Table 2. Comparison with other methods.


Table 3. Comparison of the performances of models with different numbers of heads in the self-attention layer.


Table 4. Comparison of the performances of models with different numbers of self-attention layers.

3.2. Accelerated functional brain aging in patient groups

Our study aimed to investigate the relationship between BAG, defined as the difference between predicted and chronological age, and the diagnosis of AD using an independent test set comprising five groups of data, including SMC, EMCI, MCI, LMCI, and AD. We calculated criteria and BAG and analyzed the results using various statistical measures such as MAE, RMSE, and PCC. The findings of our study indicated a significant increase in the values of MAE, RMSE, and BAG in the AD group compared to the HC group, accompanied by a decrease in the PCC value, suggesting accelerated brain function aging in AD patients. Thus, BAG could serve as a valuable biomarker to evaluate the severity of AD and facilitate early diagnosis. The detailed results of each data group are summarized in Table 5.


Table 5. Results in HC, SMC, EMCI, MCI, LMCI, and AD groups.

3.3. The explainability of our model

To account for the neural substrates that impact the age prediction model and to elucidate functional changes that underlie deviations in brain age from typical aging trajectories in individuals with AD, we ranked the average explanatory weight coefficients in the HC and AD groups, respectively, and subsequently found the shared and distinct brain regions. We specifically focused on the top 30% of shared regions, which were primarily located in the medial and paracingulate gyrus, inferior and superior temporal gyrus, transverse temporal gyrus, anterior cingulate and paracingulate gyrus, anterior central gyrus, thalamus, and other brain regions, all of which made notable contributions to age prediction. Additionally, we observed that functional areas implicated in the diagnosis of AD, including the parahippocampal gyrus and amygdala, were also represented among these shared regions. These findings are reported in Table 6. Furthermore, our results revealed five distinct brain regions between the two groups shown in Figure 2 visualized using the BrainNet Viewer (Xia et al., 2013). Specifically, the HC group mainly focused on the inferior middle temporal gyrus, insula, globus pallidum, and two regions of the inferior cerebellum, which were not present in the AD group. In contrast, the AD group mainly focused on the inferior paracentral lobules, supplementary motor areas, fusiform gyrus, inferior cerebellum, and hippocampus, which were not observed in the HC group.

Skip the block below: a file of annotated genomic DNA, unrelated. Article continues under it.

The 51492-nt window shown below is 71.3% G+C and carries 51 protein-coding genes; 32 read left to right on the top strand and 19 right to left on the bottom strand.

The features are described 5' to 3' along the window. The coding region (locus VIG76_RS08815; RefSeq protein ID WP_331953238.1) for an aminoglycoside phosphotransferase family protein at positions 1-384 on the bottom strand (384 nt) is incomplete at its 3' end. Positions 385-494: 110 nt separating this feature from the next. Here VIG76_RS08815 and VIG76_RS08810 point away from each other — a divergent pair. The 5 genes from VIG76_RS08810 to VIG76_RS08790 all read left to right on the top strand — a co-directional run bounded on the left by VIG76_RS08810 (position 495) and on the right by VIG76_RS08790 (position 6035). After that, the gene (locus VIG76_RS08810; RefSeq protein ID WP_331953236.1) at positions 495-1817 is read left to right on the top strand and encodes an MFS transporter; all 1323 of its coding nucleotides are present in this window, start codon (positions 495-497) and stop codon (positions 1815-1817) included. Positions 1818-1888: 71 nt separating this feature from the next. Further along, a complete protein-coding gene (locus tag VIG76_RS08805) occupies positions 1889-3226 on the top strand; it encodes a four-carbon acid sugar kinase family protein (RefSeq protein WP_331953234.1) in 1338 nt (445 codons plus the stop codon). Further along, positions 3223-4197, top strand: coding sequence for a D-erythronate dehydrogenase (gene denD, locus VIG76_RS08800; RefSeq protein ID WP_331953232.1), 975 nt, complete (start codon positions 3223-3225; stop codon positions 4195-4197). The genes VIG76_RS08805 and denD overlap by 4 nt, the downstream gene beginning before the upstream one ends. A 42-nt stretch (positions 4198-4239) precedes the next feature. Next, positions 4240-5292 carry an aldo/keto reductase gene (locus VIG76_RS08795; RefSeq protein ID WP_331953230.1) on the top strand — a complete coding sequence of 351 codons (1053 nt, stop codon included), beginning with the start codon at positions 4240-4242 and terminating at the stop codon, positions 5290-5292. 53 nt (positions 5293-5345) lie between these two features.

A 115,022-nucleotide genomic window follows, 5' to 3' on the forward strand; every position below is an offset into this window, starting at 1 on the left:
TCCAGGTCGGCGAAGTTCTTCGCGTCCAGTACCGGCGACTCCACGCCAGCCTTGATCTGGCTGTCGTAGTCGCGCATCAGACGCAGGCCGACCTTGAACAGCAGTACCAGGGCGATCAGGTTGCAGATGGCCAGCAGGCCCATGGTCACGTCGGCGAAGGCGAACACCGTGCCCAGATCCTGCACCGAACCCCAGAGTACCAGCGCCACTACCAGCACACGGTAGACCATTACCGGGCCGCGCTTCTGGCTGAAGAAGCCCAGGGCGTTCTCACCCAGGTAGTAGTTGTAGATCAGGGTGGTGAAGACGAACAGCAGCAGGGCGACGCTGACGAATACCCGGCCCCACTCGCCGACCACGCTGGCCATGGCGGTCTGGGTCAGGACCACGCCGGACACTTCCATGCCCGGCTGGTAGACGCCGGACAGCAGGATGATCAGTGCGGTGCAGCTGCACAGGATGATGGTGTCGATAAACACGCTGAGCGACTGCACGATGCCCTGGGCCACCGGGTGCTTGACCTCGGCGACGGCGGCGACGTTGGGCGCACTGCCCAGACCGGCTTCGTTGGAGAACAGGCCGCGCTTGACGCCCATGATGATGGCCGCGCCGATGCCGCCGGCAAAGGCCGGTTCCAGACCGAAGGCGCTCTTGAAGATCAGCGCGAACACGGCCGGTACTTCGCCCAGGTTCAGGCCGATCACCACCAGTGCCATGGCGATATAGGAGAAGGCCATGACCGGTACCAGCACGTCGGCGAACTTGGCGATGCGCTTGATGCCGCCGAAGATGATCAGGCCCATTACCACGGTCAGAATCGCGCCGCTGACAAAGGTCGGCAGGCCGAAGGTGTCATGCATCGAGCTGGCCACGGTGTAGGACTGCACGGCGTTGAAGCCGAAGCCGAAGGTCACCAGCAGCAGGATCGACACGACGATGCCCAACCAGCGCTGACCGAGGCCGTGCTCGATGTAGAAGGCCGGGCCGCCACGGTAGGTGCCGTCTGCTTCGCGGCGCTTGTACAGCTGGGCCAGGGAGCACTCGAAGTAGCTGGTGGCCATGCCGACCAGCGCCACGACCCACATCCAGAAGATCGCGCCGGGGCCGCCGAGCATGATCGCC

Table 6. Top 35 brain regions with their weights in HC and AD.


Figure 2. Visualization of the difference between HC and AD in the top 35 brain regions. Insula_L, Insula, left; Pallidum_R, Lenticular nucleus, pallidum, right; Temporal_Mid_L, Middle temporal gyrus, left; Cerebelum_Crus2_R, Cerebelum_Crus2, right; Cerebelum_7b_L, Cerebelum_7b, left; Supp_Motor_Area_L, Supplementary motor area, left; Hippocampus_L, Hippocampus, left; Fusiform_R, Fusiform gyrus, right; Paracentral_Lobule_L, Paracentral lobule, left; Cerebelum_10_R, Cerebelum_10, right.

4. Discussion